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Whilst my passion for railways has its roots in childhood spotting days during the Fifties, by the early Sixties the hobby was running out of steam.

It began in 1955 when the British Transport Commission Worse still, when it came to underlining the new diesels I had 'copped' on visits to Swindon, Derby and Crewe Works, they didn't enter the equation because Ian Allan had published the new combined edition before the diesels were built.

Johnson, 3-cylinder compound arrangement comprised one high pressure cylinder inside the frames, and two low pressure cylinders outside.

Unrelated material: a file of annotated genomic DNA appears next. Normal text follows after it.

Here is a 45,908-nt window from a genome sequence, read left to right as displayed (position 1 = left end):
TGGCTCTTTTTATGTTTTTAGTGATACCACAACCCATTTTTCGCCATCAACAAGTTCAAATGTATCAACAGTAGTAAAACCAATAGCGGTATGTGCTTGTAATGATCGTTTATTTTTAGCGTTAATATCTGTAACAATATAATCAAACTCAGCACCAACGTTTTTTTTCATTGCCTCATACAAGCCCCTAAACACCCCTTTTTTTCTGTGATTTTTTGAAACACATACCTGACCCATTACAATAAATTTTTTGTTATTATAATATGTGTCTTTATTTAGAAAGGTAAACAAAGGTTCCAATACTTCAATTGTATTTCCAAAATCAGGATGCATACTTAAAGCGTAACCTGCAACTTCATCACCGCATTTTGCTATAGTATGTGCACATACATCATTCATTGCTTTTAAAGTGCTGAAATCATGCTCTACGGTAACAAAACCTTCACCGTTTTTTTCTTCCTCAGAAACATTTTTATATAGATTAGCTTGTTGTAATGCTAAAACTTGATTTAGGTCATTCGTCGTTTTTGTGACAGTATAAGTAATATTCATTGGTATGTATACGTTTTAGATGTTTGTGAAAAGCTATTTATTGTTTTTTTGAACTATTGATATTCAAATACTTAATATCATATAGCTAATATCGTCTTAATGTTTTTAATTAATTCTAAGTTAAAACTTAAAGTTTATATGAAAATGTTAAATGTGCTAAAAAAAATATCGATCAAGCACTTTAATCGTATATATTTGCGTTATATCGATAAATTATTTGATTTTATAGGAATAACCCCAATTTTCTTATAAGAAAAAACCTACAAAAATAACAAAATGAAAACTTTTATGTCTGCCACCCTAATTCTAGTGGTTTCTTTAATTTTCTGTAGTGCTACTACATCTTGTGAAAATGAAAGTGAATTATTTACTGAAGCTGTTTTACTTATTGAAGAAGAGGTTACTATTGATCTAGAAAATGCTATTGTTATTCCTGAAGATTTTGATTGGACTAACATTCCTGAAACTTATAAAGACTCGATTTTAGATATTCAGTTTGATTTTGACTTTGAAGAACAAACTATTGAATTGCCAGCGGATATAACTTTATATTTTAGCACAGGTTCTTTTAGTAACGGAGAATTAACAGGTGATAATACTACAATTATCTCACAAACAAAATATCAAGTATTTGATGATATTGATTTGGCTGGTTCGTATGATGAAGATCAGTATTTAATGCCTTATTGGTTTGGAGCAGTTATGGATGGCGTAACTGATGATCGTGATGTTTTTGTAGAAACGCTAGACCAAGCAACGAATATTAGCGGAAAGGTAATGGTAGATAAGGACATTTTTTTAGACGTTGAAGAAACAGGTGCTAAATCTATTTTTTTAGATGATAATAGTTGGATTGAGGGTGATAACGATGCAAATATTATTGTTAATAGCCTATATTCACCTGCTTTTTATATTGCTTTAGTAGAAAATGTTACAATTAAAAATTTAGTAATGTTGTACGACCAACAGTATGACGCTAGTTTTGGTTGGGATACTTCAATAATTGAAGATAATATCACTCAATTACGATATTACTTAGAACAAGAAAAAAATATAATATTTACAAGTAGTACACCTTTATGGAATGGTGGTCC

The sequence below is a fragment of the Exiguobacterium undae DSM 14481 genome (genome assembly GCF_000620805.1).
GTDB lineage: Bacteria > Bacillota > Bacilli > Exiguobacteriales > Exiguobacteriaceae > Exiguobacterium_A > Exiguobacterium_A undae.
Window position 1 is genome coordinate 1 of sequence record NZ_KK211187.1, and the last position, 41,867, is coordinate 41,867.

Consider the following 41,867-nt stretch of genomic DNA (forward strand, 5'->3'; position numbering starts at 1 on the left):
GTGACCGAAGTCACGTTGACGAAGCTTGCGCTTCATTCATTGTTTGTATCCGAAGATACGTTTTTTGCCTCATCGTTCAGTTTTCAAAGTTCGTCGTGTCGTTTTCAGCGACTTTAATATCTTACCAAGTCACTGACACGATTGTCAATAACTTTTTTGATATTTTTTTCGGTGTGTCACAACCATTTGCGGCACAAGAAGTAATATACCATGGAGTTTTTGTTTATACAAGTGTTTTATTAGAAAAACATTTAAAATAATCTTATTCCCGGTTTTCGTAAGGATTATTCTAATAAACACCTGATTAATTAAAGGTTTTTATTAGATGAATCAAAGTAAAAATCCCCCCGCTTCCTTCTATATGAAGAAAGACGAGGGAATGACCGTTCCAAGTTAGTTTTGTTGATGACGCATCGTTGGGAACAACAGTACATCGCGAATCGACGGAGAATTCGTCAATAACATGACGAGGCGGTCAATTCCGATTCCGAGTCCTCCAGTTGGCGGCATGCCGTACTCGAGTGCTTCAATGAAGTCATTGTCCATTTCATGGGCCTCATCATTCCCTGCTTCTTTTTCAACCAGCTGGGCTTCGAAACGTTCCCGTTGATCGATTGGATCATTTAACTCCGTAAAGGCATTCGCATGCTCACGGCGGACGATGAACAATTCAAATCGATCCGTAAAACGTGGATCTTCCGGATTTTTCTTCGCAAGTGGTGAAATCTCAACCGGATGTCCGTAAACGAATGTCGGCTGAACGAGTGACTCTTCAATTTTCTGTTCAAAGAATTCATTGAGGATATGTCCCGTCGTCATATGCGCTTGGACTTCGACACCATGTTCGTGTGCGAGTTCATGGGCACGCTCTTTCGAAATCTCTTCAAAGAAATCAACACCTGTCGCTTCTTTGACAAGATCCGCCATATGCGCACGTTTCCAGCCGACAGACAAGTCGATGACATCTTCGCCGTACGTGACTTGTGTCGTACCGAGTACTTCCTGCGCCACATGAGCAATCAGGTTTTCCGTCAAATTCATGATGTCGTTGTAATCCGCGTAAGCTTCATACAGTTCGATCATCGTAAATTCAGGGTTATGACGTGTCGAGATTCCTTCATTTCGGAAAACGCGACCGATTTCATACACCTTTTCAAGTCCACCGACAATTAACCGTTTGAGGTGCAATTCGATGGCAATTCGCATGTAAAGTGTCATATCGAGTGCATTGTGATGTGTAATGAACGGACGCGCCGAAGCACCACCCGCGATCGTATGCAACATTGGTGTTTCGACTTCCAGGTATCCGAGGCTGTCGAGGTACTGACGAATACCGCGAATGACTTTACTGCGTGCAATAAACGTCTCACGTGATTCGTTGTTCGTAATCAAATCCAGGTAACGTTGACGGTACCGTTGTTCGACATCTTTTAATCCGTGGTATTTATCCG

From 1905 onwards, Johnson's successor at Derby, Richard M Deeley, built a simpler version based on Johnson's original 4-4-0 design which made the engines more straightforward to drive.

The majority of the 2Ps were allocated to sheds on the old MR system, chiefly in the Midlands.

The class was adopted by the LMS as a standard light passenger engine and many went to Scotland for service on the Glasgow and South West routes.

During BR days the Class 2P continued to operate on the Scottish Region, principally around Kilmarnock.

No 70 were built for use primarily on local passenger services, four on the Western Region, the rest on the London Midland Region.

(Above) The class was most easily identifiable from other 2-6-2Ts by their parallel boiler and smokebox curving down to meet the frames, which can be seen in this ER Morten shot of No 40058 entering Shrewsbury station with a local passenger train.